Abstract and Outline
Convenor and Chair: Alessandro Rippa, LMU Munich, Germany
Discussant: Agnieszka Joniak-Lüthi, University of Bern, Switzerland
In the highlands of Asia, construction of roads, railways and airports in previously inaccessible and peripheral territories represents a major element of nation building. The Pamir Highway, for instance, was fundamental to Soviet governance in Central Asia. A similar argument can be made for the roads and railway connecting eastern China and the Tibet Autonomous Region. In Kashmir, roads and airports were for the most part the results of strategic considerations, and the role of the army in their construction, use and maintenance remains crucial. Today the strategic motivations for infrastructure construction are increasingly downplayed by the discourse of transnational connectivity in trade and development which transportation infrastructures, reportedly, automatically generate. Often brought under the umbrella of so-called “economic corridors” such massive infrastructures are, we are told by the proponents of such projects, means for commercial and cultural exchanges, not devices of securitisation. On the ground, such promises meet a harsh reality, in which infrastructures are conspicuous for their fragility and on-going disintegration. We argue that this intrinsic fragility of infrastructures, as well as the central role of maintenance should be more explicitly addressed, both empirically and conceptually. In this panel, we discuss the implications of such fragility in border regions, where infrastructures have for decades served as the main means of nation-building for border communities.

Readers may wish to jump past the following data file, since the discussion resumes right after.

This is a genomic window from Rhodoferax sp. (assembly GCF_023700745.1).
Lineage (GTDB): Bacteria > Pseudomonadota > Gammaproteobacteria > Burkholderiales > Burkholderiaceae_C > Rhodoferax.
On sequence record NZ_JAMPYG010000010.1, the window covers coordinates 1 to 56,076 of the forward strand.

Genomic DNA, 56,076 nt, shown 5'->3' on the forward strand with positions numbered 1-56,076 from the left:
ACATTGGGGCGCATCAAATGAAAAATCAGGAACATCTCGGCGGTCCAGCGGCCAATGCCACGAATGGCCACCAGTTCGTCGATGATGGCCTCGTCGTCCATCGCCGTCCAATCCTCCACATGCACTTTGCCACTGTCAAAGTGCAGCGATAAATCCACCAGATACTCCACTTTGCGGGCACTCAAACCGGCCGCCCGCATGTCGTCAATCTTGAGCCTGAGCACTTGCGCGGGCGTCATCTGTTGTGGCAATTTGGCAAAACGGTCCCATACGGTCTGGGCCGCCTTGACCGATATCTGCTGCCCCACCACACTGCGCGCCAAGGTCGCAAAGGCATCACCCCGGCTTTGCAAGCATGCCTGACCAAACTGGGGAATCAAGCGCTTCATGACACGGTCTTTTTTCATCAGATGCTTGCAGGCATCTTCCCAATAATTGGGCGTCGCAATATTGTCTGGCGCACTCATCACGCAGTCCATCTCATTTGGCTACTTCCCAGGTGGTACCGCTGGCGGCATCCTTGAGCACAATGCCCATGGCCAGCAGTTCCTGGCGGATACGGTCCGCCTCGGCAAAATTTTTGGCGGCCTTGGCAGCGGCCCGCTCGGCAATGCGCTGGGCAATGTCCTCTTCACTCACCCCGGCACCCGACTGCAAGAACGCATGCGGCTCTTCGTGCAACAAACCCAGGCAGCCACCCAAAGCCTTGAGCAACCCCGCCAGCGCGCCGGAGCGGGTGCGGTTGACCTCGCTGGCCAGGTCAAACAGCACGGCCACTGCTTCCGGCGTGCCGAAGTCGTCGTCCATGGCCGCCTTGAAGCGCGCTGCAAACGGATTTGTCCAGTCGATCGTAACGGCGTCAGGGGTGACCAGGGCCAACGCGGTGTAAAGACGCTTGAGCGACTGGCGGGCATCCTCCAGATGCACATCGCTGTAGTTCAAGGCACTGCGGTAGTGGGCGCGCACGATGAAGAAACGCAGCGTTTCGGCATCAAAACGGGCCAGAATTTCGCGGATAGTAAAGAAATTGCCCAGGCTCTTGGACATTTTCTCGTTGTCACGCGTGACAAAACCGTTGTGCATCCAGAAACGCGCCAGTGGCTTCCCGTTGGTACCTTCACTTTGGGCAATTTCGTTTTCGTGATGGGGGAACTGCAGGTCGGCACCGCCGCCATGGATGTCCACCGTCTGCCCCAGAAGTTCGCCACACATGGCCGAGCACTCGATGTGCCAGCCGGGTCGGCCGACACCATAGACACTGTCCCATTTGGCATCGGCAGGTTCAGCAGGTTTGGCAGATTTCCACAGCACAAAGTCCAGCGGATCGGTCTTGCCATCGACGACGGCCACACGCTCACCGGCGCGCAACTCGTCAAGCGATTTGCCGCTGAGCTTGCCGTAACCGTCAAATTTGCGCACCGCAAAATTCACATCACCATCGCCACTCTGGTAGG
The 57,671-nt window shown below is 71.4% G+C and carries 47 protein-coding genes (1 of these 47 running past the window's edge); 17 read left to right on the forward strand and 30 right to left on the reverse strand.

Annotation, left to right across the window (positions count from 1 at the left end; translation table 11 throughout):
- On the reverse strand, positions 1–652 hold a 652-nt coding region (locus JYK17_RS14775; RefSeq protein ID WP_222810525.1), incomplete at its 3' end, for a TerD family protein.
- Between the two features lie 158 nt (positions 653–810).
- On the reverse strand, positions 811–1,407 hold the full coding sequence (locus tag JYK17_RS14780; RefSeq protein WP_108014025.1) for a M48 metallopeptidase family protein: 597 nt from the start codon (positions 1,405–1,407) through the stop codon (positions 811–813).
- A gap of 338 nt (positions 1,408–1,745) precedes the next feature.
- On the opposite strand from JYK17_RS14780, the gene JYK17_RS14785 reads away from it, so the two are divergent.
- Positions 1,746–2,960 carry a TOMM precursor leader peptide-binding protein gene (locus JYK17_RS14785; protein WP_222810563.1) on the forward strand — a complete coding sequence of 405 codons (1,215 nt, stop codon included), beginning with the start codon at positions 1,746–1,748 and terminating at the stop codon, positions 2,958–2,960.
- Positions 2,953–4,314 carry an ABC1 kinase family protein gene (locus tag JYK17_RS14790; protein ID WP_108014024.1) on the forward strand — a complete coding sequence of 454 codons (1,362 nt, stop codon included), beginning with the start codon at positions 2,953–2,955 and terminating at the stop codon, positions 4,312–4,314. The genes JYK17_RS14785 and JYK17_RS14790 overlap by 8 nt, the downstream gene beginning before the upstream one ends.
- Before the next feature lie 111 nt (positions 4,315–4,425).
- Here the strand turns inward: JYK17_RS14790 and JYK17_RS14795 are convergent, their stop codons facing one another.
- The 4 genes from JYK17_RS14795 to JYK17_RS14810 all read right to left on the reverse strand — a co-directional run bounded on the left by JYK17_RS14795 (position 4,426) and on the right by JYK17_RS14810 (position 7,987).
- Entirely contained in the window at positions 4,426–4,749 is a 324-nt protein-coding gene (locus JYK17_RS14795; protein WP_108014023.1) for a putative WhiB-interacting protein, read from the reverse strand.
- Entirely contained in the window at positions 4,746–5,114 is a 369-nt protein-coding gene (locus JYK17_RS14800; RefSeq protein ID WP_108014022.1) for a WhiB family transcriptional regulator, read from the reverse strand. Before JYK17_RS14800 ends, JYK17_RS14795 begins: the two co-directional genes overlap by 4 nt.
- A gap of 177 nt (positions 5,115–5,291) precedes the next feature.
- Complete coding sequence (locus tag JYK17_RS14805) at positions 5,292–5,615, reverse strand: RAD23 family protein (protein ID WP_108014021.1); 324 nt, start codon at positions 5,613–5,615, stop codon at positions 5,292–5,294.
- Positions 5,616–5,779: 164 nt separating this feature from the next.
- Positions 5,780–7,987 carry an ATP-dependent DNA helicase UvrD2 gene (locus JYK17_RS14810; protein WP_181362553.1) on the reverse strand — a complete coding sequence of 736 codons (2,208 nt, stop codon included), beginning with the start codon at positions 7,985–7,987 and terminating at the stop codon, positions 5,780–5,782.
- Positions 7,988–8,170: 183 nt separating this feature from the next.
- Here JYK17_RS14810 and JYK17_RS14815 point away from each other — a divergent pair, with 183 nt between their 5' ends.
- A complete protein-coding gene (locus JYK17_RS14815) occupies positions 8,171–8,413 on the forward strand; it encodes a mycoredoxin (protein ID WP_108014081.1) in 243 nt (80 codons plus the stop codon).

Conceptually, we contend that infrastructures should be analysed from within their social, material and political environments and entanglements. Construction is from the beginning accompanied by a parallel process of ruination, and maintenance often becomes the main way of engagement for the lowland state. Infrastructural fragility, it could be argued, both reflects the contentiousness of any nation- making process, while also providing the state with an opportunity to secure its presence across contested borderland spaces. A challenge, as well as an opportunity.
Papers in this panel will explore this contentious nexus, and discuss the following themes: • the ontological fragility of infrastructures and how it affects the maintenance of state materiality in the highlands of Asia; • ethnography-based case studies of the politics of maintenance; • what happens when different layers of ruins, often the result of different state interventions, co-exist in a particular space; • how are promises of peace, modernity and wealth discursively inscribed onto infrastructures and navigated vis-à-vis mundane experiences of disruption and decay.
The Longest Construction: Building and Shattering the Borderlands of the Pamir-Karakoram Till Mostowlansky, Graduate Institute of International and Development Studies, Geneva, Switzerland
Between Permafrost and a Hard Place: Loss and Livelihoods Amidst Post-Soviet Infrastructural Decline Mia Bennett, The University of Hong Kong, Hong Kong
Coal Roads in Pakistan and the Contradictions of Modernity Mustafa Khan, SOAS, University of London, United Kingdom
Boon and Bane: Fencing off Livelihoods in Ulaanbaatar’s Ger Districts Björn Reichhardt, Humboldt-Universität zu Berlin / Max Planck Institute for the Science of Human History, Germany